Upon review of the notices and blank consent forms sent by counsel to Plaintiffs among others, the Court finds that the terms contained therein clearly and specifically invited said persons to join as party plaintiffs in Anderson, and not in this or any other new or additional suit which might be brought or filed.   It is further found that neither the notices nor the blank consent forms suggested or otherwise inferred that counsel's representation of said persons, should they choose to join Anderson, existed beyond the limited confines of that lawsuit.   Accordingly, it is found that upon the filing of these consent forms, each Plaintiff manifested his/her intent to join Anderson, and no other case, according to the terms of representation contained therein.   It is therefore found that the consent forms at issue are limited to counsel's representation of Plaintiffs in Anderson and are not freely transferrable to this or any other case.

06-15612, R1:22:5;  06-15439, R1:15:4.   We can find no fault with that reasoning.   It is not just that the notices and consents were captioned with the Anderson lawsuit style, but also that both specifically referred to that particular lawsuit and only that lawsuit.   There was no attempt to request or give a general consent for litigation of the claims in whatever case might be filed.   Instead, the consent was limited to “agree[ing] to pursue my claims ․ in the above-captioned lawsuit.”   It did not purport to authorize a different lawsuit that would be filed three years later.   A lot can change in three years, including the willingness of an employee or former employee to bring or join a lawsuit.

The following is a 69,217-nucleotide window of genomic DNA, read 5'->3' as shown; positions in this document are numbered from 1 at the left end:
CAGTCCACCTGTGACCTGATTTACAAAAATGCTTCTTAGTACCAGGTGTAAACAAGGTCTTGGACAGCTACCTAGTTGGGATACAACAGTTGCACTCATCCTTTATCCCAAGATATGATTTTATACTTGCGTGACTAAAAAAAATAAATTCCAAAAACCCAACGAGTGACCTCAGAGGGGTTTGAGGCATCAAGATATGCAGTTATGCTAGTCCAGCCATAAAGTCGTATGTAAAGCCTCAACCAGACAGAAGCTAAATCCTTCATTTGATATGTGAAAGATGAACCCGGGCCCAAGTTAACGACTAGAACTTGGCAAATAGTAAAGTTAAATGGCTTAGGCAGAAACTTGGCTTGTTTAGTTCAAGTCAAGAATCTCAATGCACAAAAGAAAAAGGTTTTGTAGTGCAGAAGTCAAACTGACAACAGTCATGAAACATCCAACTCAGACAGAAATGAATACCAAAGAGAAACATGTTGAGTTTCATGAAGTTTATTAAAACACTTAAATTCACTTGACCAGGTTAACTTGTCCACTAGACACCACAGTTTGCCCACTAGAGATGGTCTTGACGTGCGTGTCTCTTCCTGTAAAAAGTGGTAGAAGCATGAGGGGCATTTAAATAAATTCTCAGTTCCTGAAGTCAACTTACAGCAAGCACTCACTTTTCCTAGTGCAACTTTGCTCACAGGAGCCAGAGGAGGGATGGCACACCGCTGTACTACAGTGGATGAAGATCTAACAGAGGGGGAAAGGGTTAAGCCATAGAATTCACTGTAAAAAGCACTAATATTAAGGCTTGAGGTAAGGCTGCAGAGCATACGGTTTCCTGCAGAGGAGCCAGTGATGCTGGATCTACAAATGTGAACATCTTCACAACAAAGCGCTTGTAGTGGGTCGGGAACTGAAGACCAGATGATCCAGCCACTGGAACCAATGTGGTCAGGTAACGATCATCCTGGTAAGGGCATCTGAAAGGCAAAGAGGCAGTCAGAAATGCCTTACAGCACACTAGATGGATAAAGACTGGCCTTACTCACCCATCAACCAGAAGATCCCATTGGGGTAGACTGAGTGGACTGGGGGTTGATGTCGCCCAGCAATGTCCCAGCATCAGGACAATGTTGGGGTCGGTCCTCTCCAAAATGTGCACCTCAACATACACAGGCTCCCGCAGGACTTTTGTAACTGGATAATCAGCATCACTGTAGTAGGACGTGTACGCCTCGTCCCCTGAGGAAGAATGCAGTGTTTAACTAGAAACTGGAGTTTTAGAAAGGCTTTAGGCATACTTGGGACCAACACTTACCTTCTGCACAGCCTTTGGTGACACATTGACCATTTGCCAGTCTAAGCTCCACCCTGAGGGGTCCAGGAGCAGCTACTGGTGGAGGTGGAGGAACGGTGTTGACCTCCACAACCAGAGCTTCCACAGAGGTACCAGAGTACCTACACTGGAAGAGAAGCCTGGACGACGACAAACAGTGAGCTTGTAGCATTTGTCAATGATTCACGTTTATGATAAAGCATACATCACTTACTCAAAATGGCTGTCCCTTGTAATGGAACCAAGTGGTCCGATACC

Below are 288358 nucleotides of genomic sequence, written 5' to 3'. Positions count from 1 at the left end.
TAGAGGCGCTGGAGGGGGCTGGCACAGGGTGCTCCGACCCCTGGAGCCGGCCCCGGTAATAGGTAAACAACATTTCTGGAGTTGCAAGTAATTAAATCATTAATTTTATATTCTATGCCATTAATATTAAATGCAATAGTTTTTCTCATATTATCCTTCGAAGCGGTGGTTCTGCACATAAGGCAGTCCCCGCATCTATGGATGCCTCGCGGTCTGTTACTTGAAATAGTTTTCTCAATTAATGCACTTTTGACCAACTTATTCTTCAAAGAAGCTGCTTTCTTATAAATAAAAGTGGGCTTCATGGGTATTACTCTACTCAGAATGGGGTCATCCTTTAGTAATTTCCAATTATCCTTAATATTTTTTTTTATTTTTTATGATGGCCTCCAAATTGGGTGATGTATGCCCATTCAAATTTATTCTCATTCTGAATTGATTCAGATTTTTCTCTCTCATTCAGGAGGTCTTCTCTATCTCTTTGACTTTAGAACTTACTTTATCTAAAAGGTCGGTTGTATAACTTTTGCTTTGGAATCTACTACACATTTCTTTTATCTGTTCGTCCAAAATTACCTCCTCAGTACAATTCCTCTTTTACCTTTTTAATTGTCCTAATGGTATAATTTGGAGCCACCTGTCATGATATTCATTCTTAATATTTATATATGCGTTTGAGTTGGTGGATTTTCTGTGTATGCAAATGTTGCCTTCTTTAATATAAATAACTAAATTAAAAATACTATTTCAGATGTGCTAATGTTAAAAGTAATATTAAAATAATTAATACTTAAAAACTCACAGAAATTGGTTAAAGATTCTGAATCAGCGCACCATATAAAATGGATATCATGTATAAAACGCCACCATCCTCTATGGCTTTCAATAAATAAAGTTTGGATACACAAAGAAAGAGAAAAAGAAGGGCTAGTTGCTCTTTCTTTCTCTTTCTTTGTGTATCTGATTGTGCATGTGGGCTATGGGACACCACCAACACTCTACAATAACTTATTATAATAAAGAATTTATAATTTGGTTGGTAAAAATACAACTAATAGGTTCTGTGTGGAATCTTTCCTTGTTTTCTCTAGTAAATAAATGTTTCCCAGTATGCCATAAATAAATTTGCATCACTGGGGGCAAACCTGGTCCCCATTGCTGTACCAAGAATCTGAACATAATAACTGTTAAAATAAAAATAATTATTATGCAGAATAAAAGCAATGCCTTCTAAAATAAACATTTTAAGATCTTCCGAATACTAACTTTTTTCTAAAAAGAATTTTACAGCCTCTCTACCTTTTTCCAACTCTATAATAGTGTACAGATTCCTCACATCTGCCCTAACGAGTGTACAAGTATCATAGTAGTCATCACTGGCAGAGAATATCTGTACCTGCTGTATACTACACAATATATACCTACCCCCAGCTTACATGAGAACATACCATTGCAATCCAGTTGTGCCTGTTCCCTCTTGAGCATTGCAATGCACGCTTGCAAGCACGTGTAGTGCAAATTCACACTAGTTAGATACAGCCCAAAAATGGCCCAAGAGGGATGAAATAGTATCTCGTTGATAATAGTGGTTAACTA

The fact that the plaintiffs' attorneys, after the Anderson lawsuit was dismissed, did send notices to their former clients in that case informing them that new lawsuits were being filed and that they would be presumed to consent to being a party to the new litigation unless they notified counsel to the contrary is telling.   It tells us that the attorneys recognized, as we do, that the consents that had been filed in the Anderson case were not enough to satisfy the § 216(b) requirement as it applies to the two new lawsuits.   The attorneys were right about that.   What they were wrong about is their belief that the statutory requirement that would-be plaintiffs affirmatively opt into a lawsuit by expressing their consent in a writing filed with the court could be satisfied by the failure to opt out-by silence.   Failing to opt out is not the same as opting in.   Inaction is not the same as action.